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Spring Diary 2019

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Hands up if you thought that spring had arrived when parts of Britain enjoyed unseasonal temperatures of nearly 22 degrees centigrade back in February? It certainly had one frog fooled because it returned to my pond where it spent a lonely vigil until its mates turned up 3 weeks later.

Scientists are telling us that spring is arriving earlier as measured by flowering plants and the activities of birds and other animals. Plants probably do provide an accurate barometer of climate change. However, the departure of birds that winter with us and the arrival of spring migrants is more likely to reflect the strength and direction of the wind.

Orange Tip

Butterflies are probably a good indicator of changes in the seasons. During the warm spell in February I noted Brimstone, Comma, Small Tortoiseshell and Peacock in the garden. On the warmer days in March a very early Holly Blue and a Speckled Wood appeared. Late March witnessed the earlier than usual emergence of a small number of Orange Tips here in Lincolnshire and by April the month to normally expect them, they appeared in good numbers.

Fallow Deer

Apart from the odd day, the winds this April have been predominantly from the north and these winds have held back departing winter thrushes. On the 5th of April I counted a very large flock of 500 Fieldfares feeding in a pasture adjacent to a large wood. In the same field there were 3 Buzzards worming and a huge herd of over 400 Fallow Deer. When I revisited the field on the 8th of April the Fieldfares had moved on, but the Fallow Deer herd had increased to over 1000 - quite unprecedented!

Chiffchaff in Blackthorn blossom

I heard my first Chiffchaff of the year on the 18th of March, Sand Martins and Blackcaps on the 31st, Willow Warbler on the 2nd of April and a Swallow on the 5th; all similar arrival dates to previous years.


Some plants did start to flower early, perhaps responding to the warm weather in February. Coltsfoot, Early Violet, Lesser Celandine, Primrose and Red Nettle all commenced flowering in February.



Godwits Fighting

Migrant wader numbers began to build in March and by early April Black-tailed Godwits had visibly changed from their winter grey plumage to russet and chestnut hues. For some individuals their behaviour changed too and as the photographs show tolerance to flocking and feeding together, gave way to bitter rivalry presumably in pursuit of a mate.

Godwits Fighting

Godwits Fighting

Marsh Tit

Early spring, before the trees break into leaf is always a good time to observe woodland birds. A local wood that I visit very regularly provided excellent views of several species. I was pleased to note that the wood held at least 3 pairs of the much declined; Marsh Tit, but unfortunately the even scarcer Willow Tit that I found there feeding in a mixed flock of tits during the winter did not stay to breed. In the mid 1980's the Willow Tit was the commoner of the two very similar species in this wood.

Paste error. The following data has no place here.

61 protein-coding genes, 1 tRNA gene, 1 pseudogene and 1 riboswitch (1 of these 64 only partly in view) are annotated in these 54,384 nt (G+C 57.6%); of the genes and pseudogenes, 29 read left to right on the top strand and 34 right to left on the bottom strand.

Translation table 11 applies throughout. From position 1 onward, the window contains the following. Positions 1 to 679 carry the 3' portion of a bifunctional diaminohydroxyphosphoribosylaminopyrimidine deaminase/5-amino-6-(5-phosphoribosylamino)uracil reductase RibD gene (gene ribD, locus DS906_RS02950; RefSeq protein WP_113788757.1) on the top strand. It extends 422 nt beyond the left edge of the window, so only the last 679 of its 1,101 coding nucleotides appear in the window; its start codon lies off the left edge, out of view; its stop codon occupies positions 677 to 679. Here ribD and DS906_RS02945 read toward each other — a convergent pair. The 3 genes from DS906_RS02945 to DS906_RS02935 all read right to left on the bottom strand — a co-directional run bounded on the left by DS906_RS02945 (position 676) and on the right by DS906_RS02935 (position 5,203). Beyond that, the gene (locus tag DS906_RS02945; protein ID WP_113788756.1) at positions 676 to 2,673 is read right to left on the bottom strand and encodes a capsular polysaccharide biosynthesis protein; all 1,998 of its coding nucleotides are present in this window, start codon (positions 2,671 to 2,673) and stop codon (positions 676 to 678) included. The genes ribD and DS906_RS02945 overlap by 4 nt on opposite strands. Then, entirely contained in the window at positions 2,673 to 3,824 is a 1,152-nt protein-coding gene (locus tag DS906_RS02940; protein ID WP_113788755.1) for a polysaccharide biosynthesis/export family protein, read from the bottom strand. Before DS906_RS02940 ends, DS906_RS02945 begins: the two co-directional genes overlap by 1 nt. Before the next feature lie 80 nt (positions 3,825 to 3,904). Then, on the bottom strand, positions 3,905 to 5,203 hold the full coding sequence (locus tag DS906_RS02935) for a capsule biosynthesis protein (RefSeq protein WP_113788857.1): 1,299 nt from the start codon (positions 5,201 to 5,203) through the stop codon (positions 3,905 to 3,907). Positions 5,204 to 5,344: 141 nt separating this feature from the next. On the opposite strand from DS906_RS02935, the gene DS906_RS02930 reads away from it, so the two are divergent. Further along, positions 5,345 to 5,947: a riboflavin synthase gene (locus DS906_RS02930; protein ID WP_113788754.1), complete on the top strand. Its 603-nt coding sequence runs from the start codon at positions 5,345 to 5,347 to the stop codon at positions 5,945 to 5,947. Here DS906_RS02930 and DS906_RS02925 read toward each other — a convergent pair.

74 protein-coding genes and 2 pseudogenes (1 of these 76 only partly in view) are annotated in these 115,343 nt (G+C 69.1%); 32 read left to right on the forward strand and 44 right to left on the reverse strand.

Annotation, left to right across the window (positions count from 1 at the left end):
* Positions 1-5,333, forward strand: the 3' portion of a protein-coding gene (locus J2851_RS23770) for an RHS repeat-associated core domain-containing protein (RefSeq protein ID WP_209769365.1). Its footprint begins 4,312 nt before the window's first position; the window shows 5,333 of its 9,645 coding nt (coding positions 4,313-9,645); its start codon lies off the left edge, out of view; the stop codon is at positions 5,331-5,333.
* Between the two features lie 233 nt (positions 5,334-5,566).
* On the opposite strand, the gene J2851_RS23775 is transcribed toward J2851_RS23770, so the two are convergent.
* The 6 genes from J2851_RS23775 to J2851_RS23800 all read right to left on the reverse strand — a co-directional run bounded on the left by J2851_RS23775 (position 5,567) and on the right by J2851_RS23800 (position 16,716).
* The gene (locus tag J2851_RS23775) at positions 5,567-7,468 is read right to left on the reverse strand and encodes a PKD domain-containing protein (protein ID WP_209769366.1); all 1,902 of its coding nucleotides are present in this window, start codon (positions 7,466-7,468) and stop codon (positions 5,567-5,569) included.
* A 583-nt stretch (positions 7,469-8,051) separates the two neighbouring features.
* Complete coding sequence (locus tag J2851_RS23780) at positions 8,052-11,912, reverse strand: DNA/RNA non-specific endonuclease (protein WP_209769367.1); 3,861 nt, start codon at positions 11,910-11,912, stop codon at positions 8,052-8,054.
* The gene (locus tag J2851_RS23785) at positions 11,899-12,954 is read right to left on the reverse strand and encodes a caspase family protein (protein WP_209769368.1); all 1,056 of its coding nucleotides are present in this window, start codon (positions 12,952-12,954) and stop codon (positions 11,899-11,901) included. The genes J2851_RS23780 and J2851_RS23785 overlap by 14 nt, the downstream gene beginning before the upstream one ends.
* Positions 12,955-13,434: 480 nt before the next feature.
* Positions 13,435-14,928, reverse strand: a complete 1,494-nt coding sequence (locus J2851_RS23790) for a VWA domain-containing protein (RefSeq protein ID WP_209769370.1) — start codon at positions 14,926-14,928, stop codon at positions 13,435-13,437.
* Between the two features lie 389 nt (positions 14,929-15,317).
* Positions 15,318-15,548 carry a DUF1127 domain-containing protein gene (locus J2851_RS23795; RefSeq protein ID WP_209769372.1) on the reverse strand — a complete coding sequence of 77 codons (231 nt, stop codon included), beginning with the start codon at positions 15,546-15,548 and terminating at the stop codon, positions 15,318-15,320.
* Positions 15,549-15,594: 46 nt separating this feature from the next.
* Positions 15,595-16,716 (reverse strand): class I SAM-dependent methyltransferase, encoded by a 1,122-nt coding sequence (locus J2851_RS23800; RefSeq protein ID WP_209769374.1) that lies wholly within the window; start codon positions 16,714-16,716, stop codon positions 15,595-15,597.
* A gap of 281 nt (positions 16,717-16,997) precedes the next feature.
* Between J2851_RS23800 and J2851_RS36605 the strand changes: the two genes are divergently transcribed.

Some birds are much easier to locate if you are familiar with their calls and songs. If I was unable to recognise the song of the Treecreeper, I don't think that I would have ascertained that there are 3 potential breeding pairs in my local wood.

Short-eared Owl

Over-wintering Short-eared Owls often cause excitement amongst birdwatchers by staying late into the spring before leaving for northern climes. Two years ago, some stayed until early May and I really thought that they might breed. But that was not to be.

Short-eared Owl
At least one of the three Short-eared Owls that wintered only a few miles from my home this year, remained well in to April.

Short-eared Owl


As an employee of the seed company Limagrain UK , I am proud to announce that we have sponsored the RSPB Wash Reserves at Frampton Marsh and Freiston Shore for the fourth consecutive year by supplying seed mixtures. The pioneering "Wader Scrape Mixture" provides pollen for insects when in flower and seeds for passerine birds in late summer before it is flooded. After it is flooded the plants rot down to provide a nutritious organic "stew" for the invertebrates that the wading birds, for which Frampton Marsh is famous, to feed on. This year we have also provided a sunflower rich bird feeding mixture. Last year when in flower every sunflower head hosted a bee and later in the year, the seeds fed a wide assortment of finches and buntings.

Finally, I would like to draw your attention to our new page on ticks and the increasing incidence of Lyme Disease. It is well worth reading, as even here in the UK ticks seem to be increasing and I personally know of several people that have contracted Lyme Disease as a result of being bitten by these unpleasant creatures.

Ian Misselbrook
April 2019


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